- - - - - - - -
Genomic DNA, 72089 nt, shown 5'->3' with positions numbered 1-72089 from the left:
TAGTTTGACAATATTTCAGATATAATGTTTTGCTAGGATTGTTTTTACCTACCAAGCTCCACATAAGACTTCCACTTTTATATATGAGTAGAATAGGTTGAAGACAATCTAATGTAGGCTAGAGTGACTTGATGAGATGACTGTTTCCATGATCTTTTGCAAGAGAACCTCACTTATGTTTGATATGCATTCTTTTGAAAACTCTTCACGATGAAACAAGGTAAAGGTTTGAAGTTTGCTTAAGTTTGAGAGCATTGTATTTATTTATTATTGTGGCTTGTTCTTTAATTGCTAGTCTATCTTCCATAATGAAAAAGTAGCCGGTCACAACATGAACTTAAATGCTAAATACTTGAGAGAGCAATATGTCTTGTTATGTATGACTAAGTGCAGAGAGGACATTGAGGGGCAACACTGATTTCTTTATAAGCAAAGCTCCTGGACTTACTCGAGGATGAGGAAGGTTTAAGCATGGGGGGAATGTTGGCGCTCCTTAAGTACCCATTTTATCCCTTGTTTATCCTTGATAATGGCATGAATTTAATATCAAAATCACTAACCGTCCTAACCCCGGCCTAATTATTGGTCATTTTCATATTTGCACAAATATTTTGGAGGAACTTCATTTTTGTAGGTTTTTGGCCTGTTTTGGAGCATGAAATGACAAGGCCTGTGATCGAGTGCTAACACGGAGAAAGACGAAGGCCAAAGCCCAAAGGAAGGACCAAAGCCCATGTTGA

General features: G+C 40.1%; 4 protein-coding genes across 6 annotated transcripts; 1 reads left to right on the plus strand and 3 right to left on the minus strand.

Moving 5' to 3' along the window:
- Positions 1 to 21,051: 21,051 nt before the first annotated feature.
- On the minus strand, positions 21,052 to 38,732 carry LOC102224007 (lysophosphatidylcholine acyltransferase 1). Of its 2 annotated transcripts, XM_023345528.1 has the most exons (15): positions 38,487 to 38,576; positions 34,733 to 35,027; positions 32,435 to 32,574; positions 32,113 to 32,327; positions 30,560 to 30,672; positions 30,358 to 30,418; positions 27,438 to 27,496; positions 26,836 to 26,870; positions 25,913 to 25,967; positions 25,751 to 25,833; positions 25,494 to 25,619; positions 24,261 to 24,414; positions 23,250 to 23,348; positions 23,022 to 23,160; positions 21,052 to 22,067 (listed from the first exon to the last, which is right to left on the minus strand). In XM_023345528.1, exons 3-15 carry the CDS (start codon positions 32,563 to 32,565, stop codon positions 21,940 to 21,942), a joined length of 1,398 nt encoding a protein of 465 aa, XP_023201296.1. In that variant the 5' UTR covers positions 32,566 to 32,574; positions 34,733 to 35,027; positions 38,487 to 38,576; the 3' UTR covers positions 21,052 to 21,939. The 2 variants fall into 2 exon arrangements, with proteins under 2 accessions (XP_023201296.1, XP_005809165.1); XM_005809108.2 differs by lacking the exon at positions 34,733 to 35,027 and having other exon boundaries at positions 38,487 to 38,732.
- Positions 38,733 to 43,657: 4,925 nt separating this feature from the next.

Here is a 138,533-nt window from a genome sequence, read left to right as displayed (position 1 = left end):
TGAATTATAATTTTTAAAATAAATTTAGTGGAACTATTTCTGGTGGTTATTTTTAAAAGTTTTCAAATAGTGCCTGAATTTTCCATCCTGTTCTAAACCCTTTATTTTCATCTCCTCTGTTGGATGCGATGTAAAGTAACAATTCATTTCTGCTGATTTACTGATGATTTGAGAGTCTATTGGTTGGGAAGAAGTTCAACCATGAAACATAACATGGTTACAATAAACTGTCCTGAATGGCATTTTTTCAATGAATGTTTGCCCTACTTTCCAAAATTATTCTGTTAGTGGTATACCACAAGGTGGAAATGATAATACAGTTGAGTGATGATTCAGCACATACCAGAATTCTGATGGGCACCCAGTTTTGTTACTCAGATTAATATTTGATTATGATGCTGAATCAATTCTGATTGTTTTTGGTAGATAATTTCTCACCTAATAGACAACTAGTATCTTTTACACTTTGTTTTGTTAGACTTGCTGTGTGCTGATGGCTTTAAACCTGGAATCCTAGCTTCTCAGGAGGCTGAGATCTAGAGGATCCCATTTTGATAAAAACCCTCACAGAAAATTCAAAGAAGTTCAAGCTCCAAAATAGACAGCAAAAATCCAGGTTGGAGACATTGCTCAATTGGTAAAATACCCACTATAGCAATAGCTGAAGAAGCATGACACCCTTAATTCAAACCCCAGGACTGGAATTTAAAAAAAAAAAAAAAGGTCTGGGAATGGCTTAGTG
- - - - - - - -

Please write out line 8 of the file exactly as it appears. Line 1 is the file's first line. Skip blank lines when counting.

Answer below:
Here is a 138,533-nt window from a genome sequence, read left to right as displayed (position 1 = left end):